Fluid Milk and Cream — Western U.S.
(USDA Market News)
In California, milk production was steady this week. Good weather outcomes are keeping a good comfort level for cows. Milk supplies are adequate to meet all buyers’ needs.
Processing plants are working well to handle the available milk intakes. Bottled milk sales are steady, but expected to decrease in the coming weeks as schools close for the summer break.
Arizona farm milk output is steadily decreasing in line with what is expected for this time of the year. Milk volumes are more manageable now and processing plant managers are doing maintenance work they couldn’t schedule a few weeks ago. Class I demand continues to be even.
In Arizona, 85 percent of alfalfa hay is rated good to excellent with harvesting taking place on two-thirds of the alfalfa acreage across the state.
Topsoil moisture is seventy percent adequate to surplus while subsoil moisture is 68 percent adequate to surplus.
In New Mexico, farm milk yield is flat at seasonal levels. Class I, II and III sales are down. As educational institutions prepare to close, their intakes are starting to decrease. Milk intakes from grocery stores are flat. Some milk is being redirected to other regions as repair/maintenance takes place and manufacturers reduce their daily intakes.
Overall, 99.9 percent of New Mexico is rated abnormally dry or worse. Harvesting has taken place on 41 percent of alfalfa hay acreage this week, compared to 31 percent last week.
Pacific Northwest dairy contacts suggest the spring flush is at hand within the region. Milk intakes are generally in good balance with processing needs. Bottling demand is easing somewhat as the first of the educational institutions end their spring terms.
Because of strong demand for cheese, butter and other manufactured dairy products, processors can use the milk that is no longer needed for school bottling.
Milk production in the mountain states of Idaho, Utah and Colorado continues to climb. Manufacturers have plenty of milk for their processing needs. Although some discounted loads are available, industry contacts say they are not hearing of any milk being dumped and only a few loads are getting pushed into surrounding regions.
Favorable weather has aided in cow comfort. Industry contacts say water reservoirs are in good shape for the start of the growing season and farmers expect to begin forage harvest in the next few weeks.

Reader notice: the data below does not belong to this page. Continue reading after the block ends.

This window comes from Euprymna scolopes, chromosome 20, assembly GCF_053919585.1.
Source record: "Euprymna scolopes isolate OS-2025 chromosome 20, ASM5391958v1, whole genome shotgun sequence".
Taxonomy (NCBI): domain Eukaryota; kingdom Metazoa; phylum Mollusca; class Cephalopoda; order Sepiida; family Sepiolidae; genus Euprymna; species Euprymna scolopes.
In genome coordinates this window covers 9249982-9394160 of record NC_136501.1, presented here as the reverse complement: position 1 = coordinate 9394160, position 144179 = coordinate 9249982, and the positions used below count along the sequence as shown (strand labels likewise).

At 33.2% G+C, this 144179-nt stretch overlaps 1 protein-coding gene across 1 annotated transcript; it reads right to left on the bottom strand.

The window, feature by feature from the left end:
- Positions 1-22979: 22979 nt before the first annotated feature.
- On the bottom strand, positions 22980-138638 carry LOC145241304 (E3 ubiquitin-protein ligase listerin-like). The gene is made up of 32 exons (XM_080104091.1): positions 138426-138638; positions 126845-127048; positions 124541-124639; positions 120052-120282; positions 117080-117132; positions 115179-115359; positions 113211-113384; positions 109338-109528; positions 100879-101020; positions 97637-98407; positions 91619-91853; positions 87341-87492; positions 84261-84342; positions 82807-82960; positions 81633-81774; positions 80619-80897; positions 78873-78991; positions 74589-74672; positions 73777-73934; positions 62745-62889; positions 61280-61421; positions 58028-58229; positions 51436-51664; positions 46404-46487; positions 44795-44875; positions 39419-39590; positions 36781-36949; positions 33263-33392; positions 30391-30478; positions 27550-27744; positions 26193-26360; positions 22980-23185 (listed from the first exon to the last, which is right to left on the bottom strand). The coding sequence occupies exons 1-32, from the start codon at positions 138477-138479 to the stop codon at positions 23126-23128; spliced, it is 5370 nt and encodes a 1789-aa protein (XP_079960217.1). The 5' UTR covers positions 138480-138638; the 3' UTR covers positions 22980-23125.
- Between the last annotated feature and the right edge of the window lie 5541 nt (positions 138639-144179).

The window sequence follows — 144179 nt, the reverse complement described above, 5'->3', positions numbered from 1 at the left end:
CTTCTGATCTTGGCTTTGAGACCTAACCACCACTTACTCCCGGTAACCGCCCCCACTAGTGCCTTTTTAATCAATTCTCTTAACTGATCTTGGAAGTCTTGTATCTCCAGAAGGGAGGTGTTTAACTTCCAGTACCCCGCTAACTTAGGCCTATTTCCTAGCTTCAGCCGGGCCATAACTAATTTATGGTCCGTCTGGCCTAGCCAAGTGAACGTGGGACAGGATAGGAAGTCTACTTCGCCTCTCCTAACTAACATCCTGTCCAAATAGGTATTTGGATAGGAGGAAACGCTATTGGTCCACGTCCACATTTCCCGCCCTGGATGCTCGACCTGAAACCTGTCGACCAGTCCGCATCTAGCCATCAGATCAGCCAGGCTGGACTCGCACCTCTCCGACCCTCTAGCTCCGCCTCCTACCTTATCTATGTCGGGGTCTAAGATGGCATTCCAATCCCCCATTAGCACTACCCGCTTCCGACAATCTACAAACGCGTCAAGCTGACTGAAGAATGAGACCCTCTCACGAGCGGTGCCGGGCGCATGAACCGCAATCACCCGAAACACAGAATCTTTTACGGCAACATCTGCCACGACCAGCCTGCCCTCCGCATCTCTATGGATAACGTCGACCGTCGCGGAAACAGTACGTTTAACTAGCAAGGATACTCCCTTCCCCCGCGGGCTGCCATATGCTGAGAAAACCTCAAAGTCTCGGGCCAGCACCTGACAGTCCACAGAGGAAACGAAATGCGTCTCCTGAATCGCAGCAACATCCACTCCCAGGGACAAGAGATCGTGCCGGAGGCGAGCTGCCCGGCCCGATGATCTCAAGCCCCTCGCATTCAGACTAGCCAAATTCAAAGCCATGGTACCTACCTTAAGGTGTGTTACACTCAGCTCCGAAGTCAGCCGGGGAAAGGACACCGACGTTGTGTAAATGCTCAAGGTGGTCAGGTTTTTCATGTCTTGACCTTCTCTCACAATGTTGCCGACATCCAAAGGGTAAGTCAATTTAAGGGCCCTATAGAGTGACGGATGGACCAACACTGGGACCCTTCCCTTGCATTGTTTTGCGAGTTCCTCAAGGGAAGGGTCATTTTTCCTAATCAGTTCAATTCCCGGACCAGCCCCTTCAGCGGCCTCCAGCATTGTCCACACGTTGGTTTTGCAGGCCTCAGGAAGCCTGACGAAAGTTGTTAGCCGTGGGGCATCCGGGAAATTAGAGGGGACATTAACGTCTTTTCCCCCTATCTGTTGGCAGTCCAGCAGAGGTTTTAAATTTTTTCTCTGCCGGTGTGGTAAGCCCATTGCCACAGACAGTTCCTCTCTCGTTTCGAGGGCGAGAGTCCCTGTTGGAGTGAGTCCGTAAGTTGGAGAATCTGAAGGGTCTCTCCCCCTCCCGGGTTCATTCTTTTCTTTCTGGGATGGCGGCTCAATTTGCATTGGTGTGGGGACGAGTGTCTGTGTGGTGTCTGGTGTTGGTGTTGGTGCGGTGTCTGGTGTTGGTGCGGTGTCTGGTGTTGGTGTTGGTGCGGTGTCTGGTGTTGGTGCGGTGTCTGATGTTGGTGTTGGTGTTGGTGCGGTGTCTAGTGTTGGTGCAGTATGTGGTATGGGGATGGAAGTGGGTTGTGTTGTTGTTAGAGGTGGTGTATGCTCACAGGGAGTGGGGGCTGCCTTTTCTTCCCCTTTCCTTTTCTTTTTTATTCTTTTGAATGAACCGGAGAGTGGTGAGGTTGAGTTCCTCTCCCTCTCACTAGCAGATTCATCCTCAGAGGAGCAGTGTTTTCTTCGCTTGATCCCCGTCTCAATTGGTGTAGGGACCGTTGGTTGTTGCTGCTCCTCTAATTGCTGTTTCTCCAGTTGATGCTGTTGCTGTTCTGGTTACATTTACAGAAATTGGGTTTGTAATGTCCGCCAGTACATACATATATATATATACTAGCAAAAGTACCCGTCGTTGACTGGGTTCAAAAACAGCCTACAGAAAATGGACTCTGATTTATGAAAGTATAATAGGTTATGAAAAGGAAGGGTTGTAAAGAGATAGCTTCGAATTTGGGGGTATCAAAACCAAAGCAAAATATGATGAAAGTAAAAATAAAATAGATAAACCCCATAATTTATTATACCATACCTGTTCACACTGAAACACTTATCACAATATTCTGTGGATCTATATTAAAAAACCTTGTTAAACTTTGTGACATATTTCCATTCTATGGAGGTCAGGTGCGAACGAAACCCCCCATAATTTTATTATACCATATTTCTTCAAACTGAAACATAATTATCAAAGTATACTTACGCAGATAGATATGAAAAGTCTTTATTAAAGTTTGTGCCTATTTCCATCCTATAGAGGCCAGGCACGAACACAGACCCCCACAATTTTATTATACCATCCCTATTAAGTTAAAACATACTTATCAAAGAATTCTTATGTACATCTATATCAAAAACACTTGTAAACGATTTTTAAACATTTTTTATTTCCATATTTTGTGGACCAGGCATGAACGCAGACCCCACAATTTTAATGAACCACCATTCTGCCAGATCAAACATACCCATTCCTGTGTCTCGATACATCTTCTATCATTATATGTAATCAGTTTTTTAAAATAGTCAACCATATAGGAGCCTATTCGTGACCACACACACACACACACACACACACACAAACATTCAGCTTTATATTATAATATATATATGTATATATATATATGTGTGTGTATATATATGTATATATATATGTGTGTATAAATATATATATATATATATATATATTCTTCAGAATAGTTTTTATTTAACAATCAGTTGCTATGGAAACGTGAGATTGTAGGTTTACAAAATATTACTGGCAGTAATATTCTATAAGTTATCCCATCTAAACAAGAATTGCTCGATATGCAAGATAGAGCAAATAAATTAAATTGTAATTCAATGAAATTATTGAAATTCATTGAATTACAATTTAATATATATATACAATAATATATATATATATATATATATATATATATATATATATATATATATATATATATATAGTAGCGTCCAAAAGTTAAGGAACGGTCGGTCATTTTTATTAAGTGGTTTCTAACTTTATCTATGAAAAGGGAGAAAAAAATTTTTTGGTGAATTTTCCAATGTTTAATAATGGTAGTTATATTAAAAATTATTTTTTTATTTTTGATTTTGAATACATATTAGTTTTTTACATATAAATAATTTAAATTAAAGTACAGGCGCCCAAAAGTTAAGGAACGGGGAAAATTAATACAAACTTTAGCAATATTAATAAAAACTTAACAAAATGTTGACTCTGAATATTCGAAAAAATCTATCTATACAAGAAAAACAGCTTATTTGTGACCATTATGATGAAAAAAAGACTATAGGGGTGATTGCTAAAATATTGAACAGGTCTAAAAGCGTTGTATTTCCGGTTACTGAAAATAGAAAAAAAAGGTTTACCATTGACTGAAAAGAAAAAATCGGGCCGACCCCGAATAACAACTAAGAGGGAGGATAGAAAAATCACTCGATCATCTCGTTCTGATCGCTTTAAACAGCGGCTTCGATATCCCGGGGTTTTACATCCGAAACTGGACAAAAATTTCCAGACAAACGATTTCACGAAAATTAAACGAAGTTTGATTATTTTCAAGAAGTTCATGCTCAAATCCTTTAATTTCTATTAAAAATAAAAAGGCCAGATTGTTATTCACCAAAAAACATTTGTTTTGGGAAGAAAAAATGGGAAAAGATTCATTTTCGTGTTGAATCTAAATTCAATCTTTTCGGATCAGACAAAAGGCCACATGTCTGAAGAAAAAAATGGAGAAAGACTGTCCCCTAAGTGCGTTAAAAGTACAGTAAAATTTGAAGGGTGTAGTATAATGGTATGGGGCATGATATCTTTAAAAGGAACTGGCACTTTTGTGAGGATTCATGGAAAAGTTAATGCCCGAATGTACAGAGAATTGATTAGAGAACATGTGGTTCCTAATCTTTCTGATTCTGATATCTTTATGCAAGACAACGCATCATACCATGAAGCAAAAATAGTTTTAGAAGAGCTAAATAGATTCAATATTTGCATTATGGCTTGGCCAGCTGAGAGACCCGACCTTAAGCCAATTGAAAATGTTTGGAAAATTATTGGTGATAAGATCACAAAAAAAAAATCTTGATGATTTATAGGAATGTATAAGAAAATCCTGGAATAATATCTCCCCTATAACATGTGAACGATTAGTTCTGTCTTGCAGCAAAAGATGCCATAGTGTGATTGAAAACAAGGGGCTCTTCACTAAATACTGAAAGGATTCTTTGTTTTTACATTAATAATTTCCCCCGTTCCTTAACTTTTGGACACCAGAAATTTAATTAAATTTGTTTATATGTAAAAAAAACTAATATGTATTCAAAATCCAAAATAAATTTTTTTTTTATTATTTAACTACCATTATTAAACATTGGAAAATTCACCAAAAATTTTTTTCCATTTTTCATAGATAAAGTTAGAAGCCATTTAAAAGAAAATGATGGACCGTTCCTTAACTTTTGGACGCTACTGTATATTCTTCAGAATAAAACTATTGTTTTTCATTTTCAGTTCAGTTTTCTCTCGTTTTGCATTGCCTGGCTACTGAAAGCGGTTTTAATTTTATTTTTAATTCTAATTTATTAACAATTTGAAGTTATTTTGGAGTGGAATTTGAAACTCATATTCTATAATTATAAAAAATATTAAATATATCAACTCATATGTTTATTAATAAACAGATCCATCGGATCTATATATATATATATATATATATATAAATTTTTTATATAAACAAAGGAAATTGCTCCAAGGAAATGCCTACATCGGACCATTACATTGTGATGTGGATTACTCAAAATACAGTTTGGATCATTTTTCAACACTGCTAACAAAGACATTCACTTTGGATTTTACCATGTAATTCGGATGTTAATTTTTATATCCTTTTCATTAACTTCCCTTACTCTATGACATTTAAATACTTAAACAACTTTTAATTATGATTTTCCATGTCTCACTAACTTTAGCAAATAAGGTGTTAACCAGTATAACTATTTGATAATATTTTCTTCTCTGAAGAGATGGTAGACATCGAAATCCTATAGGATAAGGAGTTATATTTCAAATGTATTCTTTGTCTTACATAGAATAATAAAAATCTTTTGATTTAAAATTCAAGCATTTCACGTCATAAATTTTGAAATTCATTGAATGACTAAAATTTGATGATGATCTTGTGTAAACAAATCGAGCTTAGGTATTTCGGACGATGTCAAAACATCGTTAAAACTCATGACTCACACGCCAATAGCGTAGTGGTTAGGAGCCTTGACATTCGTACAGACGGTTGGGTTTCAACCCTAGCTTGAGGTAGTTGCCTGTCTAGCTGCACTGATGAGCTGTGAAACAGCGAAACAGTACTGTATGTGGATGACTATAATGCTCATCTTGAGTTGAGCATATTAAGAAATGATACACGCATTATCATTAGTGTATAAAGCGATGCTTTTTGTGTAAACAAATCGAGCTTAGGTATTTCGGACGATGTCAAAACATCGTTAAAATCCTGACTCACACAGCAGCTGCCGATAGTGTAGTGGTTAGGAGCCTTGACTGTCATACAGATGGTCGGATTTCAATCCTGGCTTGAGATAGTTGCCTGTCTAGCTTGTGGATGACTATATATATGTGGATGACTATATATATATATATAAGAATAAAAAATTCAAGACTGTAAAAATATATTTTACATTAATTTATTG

Western condensed skim availability has decreased this week. Prices are increasing. Sellers report not knowing what is really happening. Western cream supplies although sufficient to meet all buyers inquiries, continue to firm. As cream demand for ice cream production increases, cream prices are also rising.
Some report suggest that due to the heat in Arizona, cream shipment is not as frequent.
According to the DMN National Retail Report-Dairy for the week of May 11-17, the national weighted average advertised price for one gallon of milk is $2.48, down $0.03 from last week, and down $0.10 from last year.
The weighted average regional price in the Southwest is $2.42 with a price range of $1.99-$2.99. The weighted average regional price in the Northwest is $2.75 with a price range of $2.50-$2.99.
According to California Department of Food and Agriculture, June 2018 Class 1 prices in California are $17.19 in the North and $17.46 in the South. The statewide average Class 1 price based on production is $17.21. This price is up $1.11 from the previous month, and $.21 higher than a year ago.
Milk pooled on the Arizona Order 131 totaled 442.2 million pounds in April 2018. Class I utilization accounted for about 23.7 percent of producer milk. The uniform price was $14.50, up $0.48 from last month but $.85 below one year ago.
Milk pooled on the Pacific Northwest Order 124 totaled 624.2 million pounds in April 2018. Class I utilization accounted for 23.7 percent of producer milk. The uniform price was $14.32, up $0.44 from last month but $0.91 below one year ago.